The following basic how tos are intended to help you get started using Java in IntelliJ IDEA.
Moving source files into a subfolder
You shouldn't keep your source (.java) files in the project root directory. If this is, currently, the case, create a subdirectory in the project root directory and move all your source files into that subdirectory.
Enabling coding assistance for .java files
Coding assistance for Java turns on automatically as soon as you mark the folder with your .java files as containing source code. In the Project tool window ( ), right-click the folder, point to Mark Directory as and select Sources Root.
Making the Java API accessible to your code
When writing in Java, you, generally, reuse (that is, reference) the Java API classes. These classes are available in a JDK. So, to make the Java API accessible to your code, you should download and then specify your JDK:
Open your .java file in the editor: select the file in the Project tool window and press F4.
If you haven't specified your JDK yet, there will be a Project SDK is not defined message above the editing area.
Click Setup SDK.
In the dialog that opens, select your JDK and click OK, or click Configure, click , select JDK, and then select the directory where you have the desired JDK installed.
Creating a folder structure for your package or specifying a package prefix
If you don't have an appropriate folder structure for your package yet (let's assume that the name of your package is
com.example.mypackage), you have two options leading to about the same result:
Create the corresponding folder structure in your source directory (for example <your-source-dir>/com/example/mypackage):
In the editor, within the package statement (for example
package com.example.mypackage;), place the cursor within the package name, press Alt+Enter and select Move to package 'com.example.mypackage'.
Assign your source folder a package prefix without actually creating the folder structure:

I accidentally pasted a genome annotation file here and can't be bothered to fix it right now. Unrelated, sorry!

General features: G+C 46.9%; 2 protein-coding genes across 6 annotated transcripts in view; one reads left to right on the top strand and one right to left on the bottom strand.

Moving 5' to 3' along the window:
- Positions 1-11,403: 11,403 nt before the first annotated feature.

Open the Project Structure dialog (for example Ctrl+Shift+Alt+S), select Modules and select your module.
In the right-hand part of the Sources tab, next to your source folder, click .
In the dialog that opens, specify the prefix (for example
Making classes in a JAR accessible to your app
Say, you have a JAR with the classes that you want to reuse in your app. In that case, you should add the JAR to the dependencies of your module. As a result, the JAR classes become available for referencing in your code, and they are included in your app when you build it.
Select the Dependencies tab, click and select JARs or directories.
In the dialog that opens, select your JAR file.
Compiling .java files
If you did everything as discussed earlier on this page, compiling your .java file or files is not going to be a problem. Just select one of the following options:or .
If compilation is problematic, IntelliJ IDEA will inform you about the reason and provide hints for fixing the problem.
Running your app
If the compilation is a success, you can run your app:
Open the class with a main() method in the editor.
In the left margin, next to the main() method, click the run marker (the green arrow) and select Run '<ClassName>.main()'.
Packaging your app in a JAR
To package your app in a JAR, you should configure a JAR artifact and then build it:
Open the Project Structure dialog Ctrl+Shift+Alt+S and select Artifacts.
Click , select JAR and select From modules with dependencies.
In the dialog that opens, select the class with a main() method (the Main Class field).
Save the artifact settings by clicking OK in the Project Structure dialog.
Select Build | Build Artifacts, select your artifact and select Build. (If there's only one artifact, you can just press Enter when the Build Artifact menu pops up.)